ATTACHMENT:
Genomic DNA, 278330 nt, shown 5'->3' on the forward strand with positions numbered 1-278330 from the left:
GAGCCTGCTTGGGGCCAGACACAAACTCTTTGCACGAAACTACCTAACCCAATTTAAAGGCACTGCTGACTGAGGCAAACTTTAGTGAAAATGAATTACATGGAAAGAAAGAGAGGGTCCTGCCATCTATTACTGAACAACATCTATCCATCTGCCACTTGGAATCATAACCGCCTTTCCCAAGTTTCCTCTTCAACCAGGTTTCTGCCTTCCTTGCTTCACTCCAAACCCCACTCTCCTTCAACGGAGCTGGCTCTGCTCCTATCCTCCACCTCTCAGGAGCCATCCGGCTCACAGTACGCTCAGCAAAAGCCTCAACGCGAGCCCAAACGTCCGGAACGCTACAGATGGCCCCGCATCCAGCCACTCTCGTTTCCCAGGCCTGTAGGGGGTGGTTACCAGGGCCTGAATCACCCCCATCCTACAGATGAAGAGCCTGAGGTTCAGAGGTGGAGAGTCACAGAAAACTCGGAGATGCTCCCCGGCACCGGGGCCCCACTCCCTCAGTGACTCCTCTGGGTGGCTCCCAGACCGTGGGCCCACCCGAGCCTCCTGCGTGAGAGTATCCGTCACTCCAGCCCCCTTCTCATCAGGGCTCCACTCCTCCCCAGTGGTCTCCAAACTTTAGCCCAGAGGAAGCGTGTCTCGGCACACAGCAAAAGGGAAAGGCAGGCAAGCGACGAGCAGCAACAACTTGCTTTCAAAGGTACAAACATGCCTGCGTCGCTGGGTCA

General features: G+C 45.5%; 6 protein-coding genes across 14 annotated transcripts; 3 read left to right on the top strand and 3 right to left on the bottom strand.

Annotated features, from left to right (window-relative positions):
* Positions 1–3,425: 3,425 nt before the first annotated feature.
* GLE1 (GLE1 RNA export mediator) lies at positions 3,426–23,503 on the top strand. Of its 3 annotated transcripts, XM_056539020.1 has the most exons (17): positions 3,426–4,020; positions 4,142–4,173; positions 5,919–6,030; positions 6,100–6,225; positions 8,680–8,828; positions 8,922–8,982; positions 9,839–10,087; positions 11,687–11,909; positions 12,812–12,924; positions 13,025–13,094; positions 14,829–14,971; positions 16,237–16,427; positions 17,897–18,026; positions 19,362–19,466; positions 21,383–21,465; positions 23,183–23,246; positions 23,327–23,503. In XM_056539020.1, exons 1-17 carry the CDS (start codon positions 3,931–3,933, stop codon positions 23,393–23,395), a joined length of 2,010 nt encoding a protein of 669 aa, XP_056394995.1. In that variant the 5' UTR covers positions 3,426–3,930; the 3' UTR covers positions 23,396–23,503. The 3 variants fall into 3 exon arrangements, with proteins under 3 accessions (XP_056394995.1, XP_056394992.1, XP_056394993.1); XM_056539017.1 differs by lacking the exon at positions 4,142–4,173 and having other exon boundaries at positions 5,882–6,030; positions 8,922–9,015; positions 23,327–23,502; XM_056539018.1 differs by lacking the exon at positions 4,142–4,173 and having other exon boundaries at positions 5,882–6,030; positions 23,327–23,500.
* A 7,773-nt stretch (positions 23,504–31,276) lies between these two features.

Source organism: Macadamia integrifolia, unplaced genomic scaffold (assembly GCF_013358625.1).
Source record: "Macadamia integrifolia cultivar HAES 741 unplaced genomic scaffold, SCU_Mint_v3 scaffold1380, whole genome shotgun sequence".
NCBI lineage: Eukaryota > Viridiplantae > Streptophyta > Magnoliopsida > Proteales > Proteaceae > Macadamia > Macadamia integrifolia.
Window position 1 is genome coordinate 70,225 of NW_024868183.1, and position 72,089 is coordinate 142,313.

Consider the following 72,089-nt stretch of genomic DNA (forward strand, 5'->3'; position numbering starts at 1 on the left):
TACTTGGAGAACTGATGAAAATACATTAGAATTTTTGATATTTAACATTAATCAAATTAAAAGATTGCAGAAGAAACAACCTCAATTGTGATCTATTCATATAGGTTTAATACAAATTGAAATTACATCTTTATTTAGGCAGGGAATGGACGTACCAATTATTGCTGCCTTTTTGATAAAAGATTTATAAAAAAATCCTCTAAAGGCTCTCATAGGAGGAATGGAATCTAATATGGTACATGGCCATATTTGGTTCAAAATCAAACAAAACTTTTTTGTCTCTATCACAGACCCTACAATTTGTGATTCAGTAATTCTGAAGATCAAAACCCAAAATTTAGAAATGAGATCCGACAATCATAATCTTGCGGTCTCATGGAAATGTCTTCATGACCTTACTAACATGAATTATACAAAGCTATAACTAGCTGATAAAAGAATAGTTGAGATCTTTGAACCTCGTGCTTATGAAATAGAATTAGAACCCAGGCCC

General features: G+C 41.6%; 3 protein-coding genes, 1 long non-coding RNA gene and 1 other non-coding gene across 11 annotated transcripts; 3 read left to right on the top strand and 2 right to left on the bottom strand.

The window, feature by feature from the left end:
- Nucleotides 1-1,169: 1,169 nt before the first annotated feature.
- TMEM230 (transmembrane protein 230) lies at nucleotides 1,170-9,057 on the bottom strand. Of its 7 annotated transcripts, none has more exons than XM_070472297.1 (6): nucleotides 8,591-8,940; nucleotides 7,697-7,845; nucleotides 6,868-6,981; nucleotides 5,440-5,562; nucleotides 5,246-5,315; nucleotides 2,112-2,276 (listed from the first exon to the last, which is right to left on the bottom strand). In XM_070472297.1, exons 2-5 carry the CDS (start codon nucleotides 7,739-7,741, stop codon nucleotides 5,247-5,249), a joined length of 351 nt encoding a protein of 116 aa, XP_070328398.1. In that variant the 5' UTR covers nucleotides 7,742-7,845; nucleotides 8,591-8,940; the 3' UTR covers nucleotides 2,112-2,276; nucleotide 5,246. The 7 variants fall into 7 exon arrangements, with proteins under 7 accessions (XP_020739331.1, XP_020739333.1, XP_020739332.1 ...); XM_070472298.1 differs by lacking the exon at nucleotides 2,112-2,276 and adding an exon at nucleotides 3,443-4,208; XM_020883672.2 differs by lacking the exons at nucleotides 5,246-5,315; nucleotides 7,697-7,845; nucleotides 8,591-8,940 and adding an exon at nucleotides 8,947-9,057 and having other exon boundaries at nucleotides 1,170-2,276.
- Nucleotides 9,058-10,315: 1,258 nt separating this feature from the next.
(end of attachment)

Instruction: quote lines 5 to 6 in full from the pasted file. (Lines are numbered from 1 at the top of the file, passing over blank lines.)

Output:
* Positions 1–3,425: 3,425 nt before the first annotated feature.
* GLE1 (GLE1 RNA export mediator) lies at positions 3,426–23,503 on the top strand. Of its 3 annotated transcripts, XM_056539020.1 has the most exons (17): positions 3,426–4,020; positions 4,142–4,173; positions 5,919–6,030; positions 6,100–6,225; positions 8,680–8,828; positions 8,922–8,982; positions 9,839–10,087; positions 11,687–11,909; positions 12,812–12,924; positions 13,025–13,094; positions 14,829–14,971; positions 16,237–16,427; positions 17,897–18,026; positions 19,362–19,466; positions 21,383–21,465; positions 23,183–23,246; positions 23,327–23,503. In XM_056539020.1, exons 1-17 carry the CDS (start codon positions 3,931–3,933, stop codon positions 23,393–23,395), a joined length of 2,010 nt encoding a protein of 669 aa, XP_056394995.1. In that variant the 5' UTR covers positions 3,426–3,930; the 3' UTR covers positions 23,396–23,503. The 3 variants fall into 3 exon arrangements, with proteins under 3 accessions (XP_056394995.1, XP_056394992.1, XP_056394993.1); XM_056539017.1 differs by lacking the exon at positions 4,142–4,173 and having other exon boundaries at positions 5,882–6,030; positions 8,922–9,015; positions 23,327–23,502; XM_056539018.1 differs by lacking the exon at positions 4,142–4,173 and having other exon boundaries at positions 5,882–6,030; positions 23,327–23,500.